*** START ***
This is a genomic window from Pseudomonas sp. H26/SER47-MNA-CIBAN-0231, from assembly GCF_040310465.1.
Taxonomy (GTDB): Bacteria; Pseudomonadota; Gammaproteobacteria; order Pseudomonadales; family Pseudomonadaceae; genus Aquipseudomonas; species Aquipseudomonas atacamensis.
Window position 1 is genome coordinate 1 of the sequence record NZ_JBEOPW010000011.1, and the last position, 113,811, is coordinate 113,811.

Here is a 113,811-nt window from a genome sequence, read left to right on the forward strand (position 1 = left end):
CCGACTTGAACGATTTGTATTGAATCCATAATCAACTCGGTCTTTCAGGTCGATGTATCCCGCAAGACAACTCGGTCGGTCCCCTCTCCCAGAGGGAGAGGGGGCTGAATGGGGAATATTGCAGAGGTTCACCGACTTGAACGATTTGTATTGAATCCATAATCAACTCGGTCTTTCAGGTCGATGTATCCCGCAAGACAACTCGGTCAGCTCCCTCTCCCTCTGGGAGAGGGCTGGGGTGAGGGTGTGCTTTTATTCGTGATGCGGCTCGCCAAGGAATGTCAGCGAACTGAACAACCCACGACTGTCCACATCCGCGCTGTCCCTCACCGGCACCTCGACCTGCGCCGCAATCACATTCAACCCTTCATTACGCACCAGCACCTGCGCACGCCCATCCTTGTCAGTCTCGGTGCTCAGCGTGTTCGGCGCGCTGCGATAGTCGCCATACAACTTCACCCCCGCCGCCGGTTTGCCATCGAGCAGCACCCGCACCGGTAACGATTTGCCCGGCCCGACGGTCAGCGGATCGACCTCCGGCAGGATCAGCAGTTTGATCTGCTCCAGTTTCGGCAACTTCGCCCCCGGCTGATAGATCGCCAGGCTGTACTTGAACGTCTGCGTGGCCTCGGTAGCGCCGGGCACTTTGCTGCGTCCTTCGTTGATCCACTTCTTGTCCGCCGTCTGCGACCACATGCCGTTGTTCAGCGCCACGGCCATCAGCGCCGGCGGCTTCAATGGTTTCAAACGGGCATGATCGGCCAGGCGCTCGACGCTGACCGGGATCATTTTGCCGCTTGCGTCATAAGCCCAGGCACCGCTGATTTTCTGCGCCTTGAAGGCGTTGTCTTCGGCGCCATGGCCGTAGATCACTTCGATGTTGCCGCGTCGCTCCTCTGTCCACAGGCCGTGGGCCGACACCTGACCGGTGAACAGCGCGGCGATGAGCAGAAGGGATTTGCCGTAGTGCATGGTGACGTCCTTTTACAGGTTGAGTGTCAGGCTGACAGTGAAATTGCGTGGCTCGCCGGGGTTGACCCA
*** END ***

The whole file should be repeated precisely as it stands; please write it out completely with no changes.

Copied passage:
This is a genomic window from Pseudomonas sp. H26/SER47-MNA-CIBAN-0231, from assembly GCF_040310465.1.
Taxonomy (GTDB): Bacteria; Pseudomonadota; Gammaproteobacteria; order Pseudomonadales; family Pseudomonadaceae; genus Aquipseudomonas; species Aquipseudomonas atacamensis.
Window position 1 is genome coordinate 1 of the sequence record NZ_JBEOPW010000011.1, and the last position, 113,811, is coordinate 113,811.

Here is a 113,811-nt window from a genome sequence, read left to right on the forward strand (position 1 = left end):
CCGACTTGAACGATTTGTATTGAATCCATAATCAACTCGGTCTTTCAGGTCGATGTATCCCGCAAGACAACTCGGTCGGTCCCCTCTCCCAGAGGGAGAGGGGGCTGAATGGGGAATATTGCAGAGGTTCACCGACTTGAACGATTTGTATTGAATCCATAATCAACTCGGTCTTTCAGGTCGATGTATCCCGCAAGACAACTCGGTCAGCTCCCTCTCCCTCTGGGAGAGGGCTGGGGTGAGGGTGTGCTTTTATTCGTGATGCGGCTCGCCAAGGAATGTCAGCGAACTGAACAACCCACGACTGTCCACATCCGCGCTGTCCCTCACCGGCACCTCGACCTGCGCCGCAATCACATTCAACCCTTCATTACGCACCAGCACCTGCGCACGCCCATCCTTGTCAGTCTCGGTGCTCAGCGTGTTCGGCGCGCTGCGATAGTCGCCATACAACTTCACCCCCGCCGCCGGTTTGCCATCGAGCAGCACCCGCACCGGTAACGATTTGCCCGGCCCGACGGTCAGCGGATCGACCTCCGGCAGGATCAGCAGTTTGATCTGCTCCAGTTTCGGCAACTTCGCCCCCGGCTGATAGATCGCCAGGCTGTACTTGAACGTCTGCGTGGCCTCGGTAGCGCCGGGCACTTTGCTGCGTCCTTCGTTGATCCACTTCTTGTCCGCCGTCTGCGACCACATGCCGTTGTTCAGCGCCACGGCCATCAGCGCCGGCGGCTTCAATGGTTTCAAACGGGCATGATCGGCCAGGCGCTCGACGCTGACCGGGATCATTTTGCCGCTTGCGTCATAAGCCCAGGCACCGCTGATTTTCTGCGCCTTGAAGGCGTTGTCTTCGGCGCCATGGCCGTAGATCACTTCGATGTTGCCGCGTCGCTCCTCTGTCCACAGGCCGTGGGCCGACACCTGACCGGTGAACAGCGCGGCGATGAGCAGAAGGGATTTGCCGTAGTGCATGGTGACGTCCTTTTACAGGTTGAGTGTCAGGCTGACAGTGAAATTGCGTGGCTCGCCGGGGTTGACCCA